On the heels of Facebook chief executive Mark Zuckerberg's two-day congressional testimony to address the Cambridge Analytica scandal and the company's failure to protect users' personal data, new polling indicates a growing number of the social media network's users are "very concerned" about invasion of privacy when using the website.
A new Gallup poll, which was conducted in the lead-up to Zuckerberg's trip to Capitol Hill and released Wednesday, found that 43 percent of users are "very concerned"—a 13-point jump from the last survey in 2011—and 31 percent are "somewhat concerned" about privacy on the platform. This comes as more Americans report having Facebook profiles—56 percent, up from only 43 percent seven years ago.
"If Facebook is truly committed to protecting people's privacy, the company should set an example, by adhering to highest data protection standards for all users."
A new question asked this year found that 55 percent of surveyed users are "very concerned" and 25 percent are "somewhat concerned" that their personal information may be "sold to and used by other companies and organizations."
Because Facebook doesn't charge users a service fee, the company says its financial viability depends on using personal data to maintain its advertising scheme.
As Facebook's chief operating officer Sheryl Sandberg explained last week, the network shows users targeted ads based on personal data. Sandberg was sharply criticized for suggesting that if users wanted the ability to opt out of data collection for advertising, "that would be a paid product."
The company's data collection practices are a huge focus of the current debate—and the scandal that led to Zuckerberg's appearance in Congress. Ahead of the hearings, the company announced that not only had Cambridge Analytica improperly gathered data from up to 87 million users—rather than the previously reported 50 million—but also "malicious actors" had exploited the site's search features to collect information from "most" of its two billion users.
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In light of these recent revelations, Privacy International on Wednesday called for "real data protection—not just better privacy settings." The London-based technology rights group published a lengthy explanation of how Facebook uses data "profiling" to exploit the information it collects:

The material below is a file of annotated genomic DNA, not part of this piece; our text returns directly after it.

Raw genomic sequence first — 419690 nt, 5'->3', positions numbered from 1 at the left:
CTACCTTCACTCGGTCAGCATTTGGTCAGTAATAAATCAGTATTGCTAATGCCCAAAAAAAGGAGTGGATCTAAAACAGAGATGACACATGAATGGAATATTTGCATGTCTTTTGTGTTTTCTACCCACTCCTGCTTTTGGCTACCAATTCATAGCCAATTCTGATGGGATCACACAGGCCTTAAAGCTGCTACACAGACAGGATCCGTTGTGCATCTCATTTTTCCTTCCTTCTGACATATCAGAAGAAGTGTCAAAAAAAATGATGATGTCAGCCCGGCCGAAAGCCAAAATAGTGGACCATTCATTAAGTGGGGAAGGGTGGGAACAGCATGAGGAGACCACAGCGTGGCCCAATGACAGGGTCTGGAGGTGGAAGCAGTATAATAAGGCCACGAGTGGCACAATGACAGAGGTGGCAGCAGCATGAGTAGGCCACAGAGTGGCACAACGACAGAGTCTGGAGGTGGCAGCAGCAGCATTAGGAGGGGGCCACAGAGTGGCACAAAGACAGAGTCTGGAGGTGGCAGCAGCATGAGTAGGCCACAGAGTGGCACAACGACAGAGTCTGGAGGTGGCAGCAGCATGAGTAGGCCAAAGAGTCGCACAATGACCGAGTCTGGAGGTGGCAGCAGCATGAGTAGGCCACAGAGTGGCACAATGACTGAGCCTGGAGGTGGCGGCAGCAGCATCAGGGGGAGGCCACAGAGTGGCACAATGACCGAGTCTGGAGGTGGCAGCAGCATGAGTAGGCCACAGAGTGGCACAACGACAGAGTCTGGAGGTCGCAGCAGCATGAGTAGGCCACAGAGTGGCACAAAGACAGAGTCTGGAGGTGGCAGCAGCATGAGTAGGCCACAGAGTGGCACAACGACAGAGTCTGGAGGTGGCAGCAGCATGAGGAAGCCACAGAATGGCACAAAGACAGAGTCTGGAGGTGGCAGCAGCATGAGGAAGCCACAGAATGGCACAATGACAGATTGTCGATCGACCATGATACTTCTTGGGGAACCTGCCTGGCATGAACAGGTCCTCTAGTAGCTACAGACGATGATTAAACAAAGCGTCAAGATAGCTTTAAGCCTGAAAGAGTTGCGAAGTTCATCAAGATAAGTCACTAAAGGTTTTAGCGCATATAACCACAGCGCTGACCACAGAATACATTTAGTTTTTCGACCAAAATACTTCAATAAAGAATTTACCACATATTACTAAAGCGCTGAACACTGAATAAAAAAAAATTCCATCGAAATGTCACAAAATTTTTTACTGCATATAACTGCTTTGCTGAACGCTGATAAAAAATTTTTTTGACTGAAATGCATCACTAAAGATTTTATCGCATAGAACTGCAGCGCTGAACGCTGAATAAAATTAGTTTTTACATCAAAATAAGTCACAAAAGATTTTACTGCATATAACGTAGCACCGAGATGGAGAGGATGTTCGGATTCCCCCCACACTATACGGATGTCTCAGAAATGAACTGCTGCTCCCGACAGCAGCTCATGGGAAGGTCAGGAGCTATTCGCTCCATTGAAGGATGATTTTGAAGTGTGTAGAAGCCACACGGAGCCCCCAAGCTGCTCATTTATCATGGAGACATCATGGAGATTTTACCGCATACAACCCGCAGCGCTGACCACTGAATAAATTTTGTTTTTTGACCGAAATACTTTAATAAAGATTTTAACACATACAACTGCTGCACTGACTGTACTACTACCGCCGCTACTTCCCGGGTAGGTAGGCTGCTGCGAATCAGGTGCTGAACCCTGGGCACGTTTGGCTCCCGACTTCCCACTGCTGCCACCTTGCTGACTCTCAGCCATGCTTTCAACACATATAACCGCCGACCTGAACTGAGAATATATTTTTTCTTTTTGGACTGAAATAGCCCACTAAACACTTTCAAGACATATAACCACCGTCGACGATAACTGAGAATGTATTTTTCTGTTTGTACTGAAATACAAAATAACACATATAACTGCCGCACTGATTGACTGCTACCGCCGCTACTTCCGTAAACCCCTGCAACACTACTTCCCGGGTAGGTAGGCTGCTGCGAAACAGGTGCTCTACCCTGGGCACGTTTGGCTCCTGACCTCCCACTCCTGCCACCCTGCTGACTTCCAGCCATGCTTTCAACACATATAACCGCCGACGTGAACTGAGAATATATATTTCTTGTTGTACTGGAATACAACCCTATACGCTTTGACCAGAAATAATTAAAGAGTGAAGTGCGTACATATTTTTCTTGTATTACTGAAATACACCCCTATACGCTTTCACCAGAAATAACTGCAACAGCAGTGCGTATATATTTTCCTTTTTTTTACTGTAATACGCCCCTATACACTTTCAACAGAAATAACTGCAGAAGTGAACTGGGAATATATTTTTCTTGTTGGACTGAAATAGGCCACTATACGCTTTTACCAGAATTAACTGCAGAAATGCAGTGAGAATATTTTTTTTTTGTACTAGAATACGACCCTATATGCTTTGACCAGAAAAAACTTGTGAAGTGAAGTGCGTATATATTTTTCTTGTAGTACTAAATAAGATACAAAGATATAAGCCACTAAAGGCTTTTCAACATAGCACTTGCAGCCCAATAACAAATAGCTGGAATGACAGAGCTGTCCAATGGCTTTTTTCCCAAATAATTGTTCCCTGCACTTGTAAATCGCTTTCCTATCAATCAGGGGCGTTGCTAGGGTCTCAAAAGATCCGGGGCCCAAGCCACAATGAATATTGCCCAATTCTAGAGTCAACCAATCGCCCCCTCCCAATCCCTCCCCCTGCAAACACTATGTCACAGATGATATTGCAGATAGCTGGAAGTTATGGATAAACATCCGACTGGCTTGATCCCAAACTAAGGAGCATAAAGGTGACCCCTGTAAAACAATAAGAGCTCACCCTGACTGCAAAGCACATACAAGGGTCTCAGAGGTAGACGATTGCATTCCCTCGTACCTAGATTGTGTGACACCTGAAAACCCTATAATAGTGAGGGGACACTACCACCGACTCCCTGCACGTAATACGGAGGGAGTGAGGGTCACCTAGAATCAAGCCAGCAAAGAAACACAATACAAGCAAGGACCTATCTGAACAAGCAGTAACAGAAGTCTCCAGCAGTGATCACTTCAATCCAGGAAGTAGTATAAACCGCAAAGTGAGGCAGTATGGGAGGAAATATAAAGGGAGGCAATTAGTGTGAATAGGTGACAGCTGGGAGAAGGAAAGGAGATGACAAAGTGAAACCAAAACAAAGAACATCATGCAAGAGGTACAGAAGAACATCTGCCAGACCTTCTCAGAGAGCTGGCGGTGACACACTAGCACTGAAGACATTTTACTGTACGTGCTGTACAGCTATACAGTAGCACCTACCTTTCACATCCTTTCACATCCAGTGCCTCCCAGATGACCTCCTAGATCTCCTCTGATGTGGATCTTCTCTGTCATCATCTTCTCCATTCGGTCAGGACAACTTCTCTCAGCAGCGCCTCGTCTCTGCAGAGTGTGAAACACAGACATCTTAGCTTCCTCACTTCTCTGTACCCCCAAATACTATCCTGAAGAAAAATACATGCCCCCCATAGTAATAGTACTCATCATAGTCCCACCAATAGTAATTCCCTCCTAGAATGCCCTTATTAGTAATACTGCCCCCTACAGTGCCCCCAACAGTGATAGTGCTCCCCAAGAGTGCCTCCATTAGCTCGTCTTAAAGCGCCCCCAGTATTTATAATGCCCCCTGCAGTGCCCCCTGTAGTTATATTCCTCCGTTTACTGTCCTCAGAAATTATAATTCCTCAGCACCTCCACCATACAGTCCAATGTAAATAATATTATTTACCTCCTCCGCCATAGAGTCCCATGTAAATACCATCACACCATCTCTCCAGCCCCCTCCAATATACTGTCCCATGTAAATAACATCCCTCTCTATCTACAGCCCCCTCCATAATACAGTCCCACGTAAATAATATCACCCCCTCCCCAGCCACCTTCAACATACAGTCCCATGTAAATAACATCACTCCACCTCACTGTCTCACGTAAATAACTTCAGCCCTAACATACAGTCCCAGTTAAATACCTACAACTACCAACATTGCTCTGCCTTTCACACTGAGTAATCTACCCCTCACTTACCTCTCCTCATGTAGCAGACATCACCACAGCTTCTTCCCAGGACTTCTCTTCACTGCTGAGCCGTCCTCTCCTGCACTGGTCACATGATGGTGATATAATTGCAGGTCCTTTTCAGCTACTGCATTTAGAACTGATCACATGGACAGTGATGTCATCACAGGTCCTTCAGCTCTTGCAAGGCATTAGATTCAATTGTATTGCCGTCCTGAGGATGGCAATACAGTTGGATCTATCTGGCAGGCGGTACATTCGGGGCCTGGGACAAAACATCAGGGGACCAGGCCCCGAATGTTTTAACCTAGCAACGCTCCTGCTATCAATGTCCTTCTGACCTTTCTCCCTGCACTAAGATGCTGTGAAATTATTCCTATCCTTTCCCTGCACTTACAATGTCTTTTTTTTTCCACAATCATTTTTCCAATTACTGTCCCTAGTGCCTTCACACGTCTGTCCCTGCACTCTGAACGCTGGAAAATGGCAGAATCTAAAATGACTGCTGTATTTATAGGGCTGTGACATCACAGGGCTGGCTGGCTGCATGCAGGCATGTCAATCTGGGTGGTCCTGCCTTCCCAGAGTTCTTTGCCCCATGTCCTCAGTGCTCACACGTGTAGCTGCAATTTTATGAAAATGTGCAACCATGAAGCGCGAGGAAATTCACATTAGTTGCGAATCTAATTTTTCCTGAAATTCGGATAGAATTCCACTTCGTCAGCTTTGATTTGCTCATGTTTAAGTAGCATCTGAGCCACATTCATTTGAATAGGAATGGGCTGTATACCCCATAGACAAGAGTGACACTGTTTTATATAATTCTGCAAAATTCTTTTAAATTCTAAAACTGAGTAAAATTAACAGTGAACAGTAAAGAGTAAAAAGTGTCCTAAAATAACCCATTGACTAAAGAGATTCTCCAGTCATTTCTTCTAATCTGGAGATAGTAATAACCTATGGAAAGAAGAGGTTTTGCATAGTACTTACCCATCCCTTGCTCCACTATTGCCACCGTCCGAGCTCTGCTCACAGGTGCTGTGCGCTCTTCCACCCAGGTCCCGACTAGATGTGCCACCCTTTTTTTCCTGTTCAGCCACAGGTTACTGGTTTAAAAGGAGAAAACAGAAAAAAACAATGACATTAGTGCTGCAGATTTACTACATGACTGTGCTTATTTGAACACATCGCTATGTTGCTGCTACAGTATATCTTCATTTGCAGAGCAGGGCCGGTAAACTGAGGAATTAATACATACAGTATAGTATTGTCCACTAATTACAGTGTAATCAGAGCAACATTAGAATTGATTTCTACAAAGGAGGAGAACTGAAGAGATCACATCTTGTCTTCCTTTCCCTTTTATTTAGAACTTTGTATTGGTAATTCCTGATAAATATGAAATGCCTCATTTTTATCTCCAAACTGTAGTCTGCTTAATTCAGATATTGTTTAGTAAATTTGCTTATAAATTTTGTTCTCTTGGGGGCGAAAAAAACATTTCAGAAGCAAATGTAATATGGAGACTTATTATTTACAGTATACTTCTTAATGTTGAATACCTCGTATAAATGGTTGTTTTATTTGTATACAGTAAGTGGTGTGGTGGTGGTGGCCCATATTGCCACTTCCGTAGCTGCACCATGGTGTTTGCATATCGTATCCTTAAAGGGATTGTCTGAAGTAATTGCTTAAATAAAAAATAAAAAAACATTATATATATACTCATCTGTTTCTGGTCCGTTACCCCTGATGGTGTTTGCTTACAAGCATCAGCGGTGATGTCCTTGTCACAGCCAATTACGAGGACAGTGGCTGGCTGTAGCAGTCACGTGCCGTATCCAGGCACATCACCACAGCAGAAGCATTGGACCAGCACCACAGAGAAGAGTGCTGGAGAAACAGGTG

In both hearings before the Senate, Zuckerberg only mentioned two kinds of data: the information that people decide to share on the platform, and the data that is automatically collected about people's behavior. But there's a third kind of data: data that is derived, inferred, or predicted from the data that people share and that is recorded about their behavior.
This third type of data can reveal shockingly invasive insights. In contrast to the information that users (more or less) willingly share, the vast majority of users have no idea that such data even exists...
Such profiling is dangerous because it completely exceeds individual control. It's also dangerous because people don't know how they have been profiled—or whether their profile is biased, wrong, or otherwise unfair. An accurate profile can reveal details, like our sexual orientation, that we never decided to disclose in the first place. An inaccurate profile, that misidentifies or misclassifies us can have equally harmful implications.
"Privacy settings alone won't address the problems that profiling poses. That is why regulating profiling is perhaps one of the most pressing privacy issue of our time," the group concluded. "If Facebook is truly committed to protecting people's privacy, the company should set an example, by adhering to [the] highest data protection standards for all users."
Although much of the current international discussion about internet privacy is focused on Facebook's recently publicized policies and failures, the Gallup poll also found a greater number of Google users are concerned about their protecting their privacy when using the platform—35 percent are "very concerned," a 10-point jump from 2011.